posted on May, 8 2007 @ 05:52 AM
It astonishes me that some people don't think Bonds' juicing matters, or that they say, "If he cheated"--tantamout to saying, "If the sun will
rise in the east tomorrow...."
I have written over 10,000 words on this subject at 2 other sites, replete with factual/statistical discussions. At 3:30 a.m. and counting, I won't
do so again right now. But here are 3 facts:
(1) Bonds NEVER hit a home run over 450 feet before June of 2000, except 3 seriously wind-blown balls. Then, 2 months before his 36th birthday, he
magically found a fountain of youth and started hitting them by the dozen (over 3 dozen now, I understand). NOBODY could be gullible enough to
believe that's legit. Every player except knuckleballers goes into decline at about that age, give or take a few years, unless he's cheating with
PED's (performance enhancing drugs). It's ludicrous to think that at that age, Bonds legitimately changed from being: (1) the best combination of
power and speed since Willie Mays, which he was prior to 2000; to (2) Babe Ruth, Jr. Nobody who understands baseball or athletics in general could
believe in such a huge quantitative AND qualitative metamorphasis.
(2) Before 2000, Bonds never had a season which could be compared with Ruth's many great ones. Before 2001, he never had a season slugging average
of .690 or higher. Babe Ruth's CAREER slugging average was .690--over .700 if you don't count the Dead Ball years. Then PRESTO, he breaks Ruth's
single-season slugging record--one of the most untouchable in sports--and later has another .800+ slugging season. They are, of course, the only two
guys in the .800 slugging club, and Bonds tossed in a .799 and .749, for good measure. He's not close to Ruth's # of .700 seasons, and his career
slugging average is 80 points behind Ruth's (not crediting Ruth for what the dead ball did to him), but he's suddenly shot up at a geriatric age
into one of MLB's most exclusive clubs: The Career .600 Slugging Club--Ruth, Williams, Gehrig, Bonds (Pujols' career is too short); Foxx (.609); and
Greenberg (.605). If you think he accomplished that sea change at that age, without cheating his brains out, I have swampland for sale and my nephew
would like to discuss the Easter Bunny with you.
(3) I agree Bonds was a legit Hall of Famer--and then some--before he began cheating. By great fortune, Bill James wrote after the 1999 season that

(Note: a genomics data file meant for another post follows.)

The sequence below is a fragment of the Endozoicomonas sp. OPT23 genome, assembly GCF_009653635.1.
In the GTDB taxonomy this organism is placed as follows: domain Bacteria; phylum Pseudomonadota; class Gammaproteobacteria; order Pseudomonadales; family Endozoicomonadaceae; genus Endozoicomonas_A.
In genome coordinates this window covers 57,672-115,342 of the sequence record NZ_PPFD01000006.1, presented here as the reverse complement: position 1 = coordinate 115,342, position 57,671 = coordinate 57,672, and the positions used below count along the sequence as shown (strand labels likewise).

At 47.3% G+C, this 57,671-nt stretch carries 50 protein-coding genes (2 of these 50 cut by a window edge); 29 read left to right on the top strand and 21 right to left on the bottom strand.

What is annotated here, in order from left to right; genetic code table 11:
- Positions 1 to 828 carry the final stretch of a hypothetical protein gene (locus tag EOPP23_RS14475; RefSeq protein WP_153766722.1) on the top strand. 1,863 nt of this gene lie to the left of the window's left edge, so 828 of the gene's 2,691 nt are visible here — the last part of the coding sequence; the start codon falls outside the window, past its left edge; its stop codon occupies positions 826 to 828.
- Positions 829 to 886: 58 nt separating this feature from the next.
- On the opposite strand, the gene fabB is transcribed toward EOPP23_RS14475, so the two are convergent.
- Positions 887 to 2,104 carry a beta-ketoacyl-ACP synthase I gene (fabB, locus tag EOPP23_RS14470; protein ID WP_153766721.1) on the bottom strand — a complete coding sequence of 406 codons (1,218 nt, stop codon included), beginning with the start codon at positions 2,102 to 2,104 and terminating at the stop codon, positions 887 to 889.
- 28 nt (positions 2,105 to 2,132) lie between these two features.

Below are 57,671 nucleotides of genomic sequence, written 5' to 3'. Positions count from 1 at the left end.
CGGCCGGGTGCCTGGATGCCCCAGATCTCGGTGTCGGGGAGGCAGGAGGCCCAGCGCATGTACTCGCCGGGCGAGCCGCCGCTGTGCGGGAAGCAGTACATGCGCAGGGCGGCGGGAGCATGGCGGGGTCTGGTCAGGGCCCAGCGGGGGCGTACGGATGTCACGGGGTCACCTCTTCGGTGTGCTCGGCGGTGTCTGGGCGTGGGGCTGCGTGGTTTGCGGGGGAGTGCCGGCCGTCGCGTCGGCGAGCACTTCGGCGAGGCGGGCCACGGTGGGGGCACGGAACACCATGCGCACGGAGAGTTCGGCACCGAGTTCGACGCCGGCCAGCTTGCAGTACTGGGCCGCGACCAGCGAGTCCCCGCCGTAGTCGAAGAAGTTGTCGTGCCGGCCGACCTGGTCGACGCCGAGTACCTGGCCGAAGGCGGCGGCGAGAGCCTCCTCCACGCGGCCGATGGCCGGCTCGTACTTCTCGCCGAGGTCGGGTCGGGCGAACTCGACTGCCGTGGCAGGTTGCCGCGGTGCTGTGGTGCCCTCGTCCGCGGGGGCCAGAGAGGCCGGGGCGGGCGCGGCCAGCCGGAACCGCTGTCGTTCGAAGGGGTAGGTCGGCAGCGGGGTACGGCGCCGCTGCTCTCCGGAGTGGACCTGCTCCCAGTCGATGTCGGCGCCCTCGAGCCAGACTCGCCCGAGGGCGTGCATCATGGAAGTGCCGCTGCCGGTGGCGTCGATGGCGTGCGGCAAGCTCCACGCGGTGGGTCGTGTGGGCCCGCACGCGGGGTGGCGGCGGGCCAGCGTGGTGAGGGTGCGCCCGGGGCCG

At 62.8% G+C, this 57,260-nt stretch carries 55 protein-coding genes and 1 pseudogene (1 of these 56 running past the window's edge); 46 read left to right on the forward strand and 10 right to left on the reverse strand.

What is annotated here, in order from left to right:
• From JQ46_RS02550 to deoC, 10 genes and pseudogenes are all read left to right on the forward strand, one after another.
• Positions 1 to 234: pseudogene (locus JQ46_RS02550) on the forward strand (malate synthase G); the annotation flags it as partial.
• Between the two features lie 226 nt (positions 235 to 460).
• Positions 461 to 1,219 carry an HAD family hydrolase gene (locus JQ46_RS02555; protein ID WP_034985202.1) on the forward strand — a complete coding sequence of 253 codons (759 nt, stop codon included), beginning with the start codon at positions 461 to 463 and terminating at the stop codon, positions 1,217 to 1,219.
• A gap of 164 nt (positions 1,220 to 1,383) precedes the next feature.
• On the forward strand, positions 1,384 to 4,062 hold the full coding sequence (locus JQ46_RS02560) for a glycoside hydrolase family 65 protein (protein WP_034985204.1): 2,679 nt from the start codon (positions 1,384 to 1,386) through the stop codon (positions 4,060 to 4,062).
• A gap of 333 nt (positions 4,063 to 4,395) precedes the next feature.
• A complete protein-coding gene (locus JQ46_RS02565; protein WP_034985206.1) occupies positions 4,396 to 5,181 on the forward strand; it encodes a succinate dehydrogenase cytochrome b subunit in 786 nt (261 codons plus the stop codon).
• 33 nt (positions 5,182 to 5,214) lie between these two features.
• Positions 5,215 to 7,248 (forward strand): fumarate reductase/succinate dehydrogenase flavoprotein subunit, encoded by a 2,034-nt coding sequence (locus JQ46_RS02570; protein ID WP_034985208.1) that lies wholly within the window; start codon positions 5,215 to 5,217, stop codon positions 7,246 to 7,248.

Bonds was the 14th greatest MLB player of all-time... assuming his career was over and he would never play again. Everyone else I know thinks that's
an overstatement, but I don't. Of the 13 MLB players James has listed ahead of Bonds-thru-1999, there are 3 you could make an unbiased, rational
case for putting behind him: Walter Johnson, Morgan and the overrated Wagner. Of those, I have only Johnson behind Bonds-thru-1999, but you can make
a case with the other 2, also. Of those James has behind Bonds-thru-1999, I can see making cases for putting ahead Lefty Grove (plus credit for 5
stolen seasons from 1920-1924), Schmidt, Hornsby and Frank Robinson ahead of Bonds-thru-1999. But Grove is the only one of them I rate ahead of
Bonds-thru-1999, and despite Grove's phenomenal 9 ERA titles in 17 years spent in hitters' parks, and ludicrous W-L figures, I would have Bonds
ahead of him if I weren't giving him credit for seasons Dunn stole from him.
So I understand how great Bonds was. He belongs in the Hall, slam dunk--unlike guys whose "greatness" rests on b.s. stats (McGwire, Sosa). And he
was a LATEcomer to cheating, which many have forgotten. But with his blatant PED use--and please, nobody say he might not be on HGH now; they ALL
are, and it's blatant in his case--you shouldn't take his post-1999 stats seriously. I sure don't.
I rate him higher than any baseball fan I know in real life. He was a great player thru '99, and I don't think he cheated until then. But better
than Ruth, Mays, Cobb, Williams, Mantle, Musial, Gehrig, etc.? Ha ha ha.